On the outer wall of the vestibule, the anterior border of the masseter can be distinctly felt with the finger, when the muscle is thrown into a state of contraction. Still further back, the front of the coronoid process, bearing the lower part of the insertion of the temporal muscle, can also be made out. The spheno-mandibular ligament, which corresponds to, and is felt along with, the anterior border of the internal pterygoid muscle, is distinguishable as a pliant ridge when the finger is carried from the front of the coronoid process behind the last molar tooth into the cavity of the mouth.

In addition to the duct of the parotid, the ducts of numerous small glands which are embedded in the lips and cheeks open into the vestibule.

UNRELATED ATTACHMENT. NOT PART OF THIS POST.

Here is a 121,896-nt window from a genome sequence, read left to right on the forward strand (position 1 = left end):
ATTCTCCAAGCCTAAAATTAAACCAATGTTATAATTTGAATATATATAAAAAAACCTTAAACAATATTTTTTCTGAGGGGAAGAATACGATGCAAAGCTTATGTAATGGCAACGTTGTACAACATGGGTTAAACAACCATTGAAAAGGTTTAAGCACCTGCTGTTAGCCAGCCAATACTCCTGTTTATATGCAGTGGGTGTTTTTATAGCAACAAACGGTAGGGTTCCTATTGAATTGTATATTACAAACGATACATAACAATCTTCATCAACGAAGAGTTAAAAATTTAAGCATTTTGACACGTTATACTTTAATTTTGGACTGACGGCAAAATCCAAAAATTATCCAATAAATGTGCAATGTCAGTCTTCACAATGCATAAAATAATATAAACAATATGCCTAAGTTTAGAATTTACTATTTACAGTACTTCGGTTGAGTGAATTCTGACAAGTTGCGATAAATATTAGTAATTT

Under normal conditions, as pointed out above, the lips and cheeks lie against the teeth and gums, obliterating the cavity of the vestibule, and helping, with the aid of the tongue, to keep the food between the grinding surfaces of the molar teeth during mastication. In facial palsy, however, owing to the paralysis of their muscles, and particularly of the buccinator muscle, the lips and cheeks fall away from the dental arches, and allow the food to pass out from between the teeth and to accumulate in the vestibule.

Cavum Oris Proprium.-The cavity proper of the mouth is the space situated within the dental arches, extending backwards to the glosso-palatine arches (O.T. anterior pillars of the fauces). Its boundaries consist of a roof, a floor, and a margin, formed by the teeth and gums. The roof is formed by the hard palate and the anterior portion of the soft palate, while the floor is formed by the anterior part of the tongue in the middle, and on each side by the reflection of the mucous membrane from the side of the tongue to the mandible.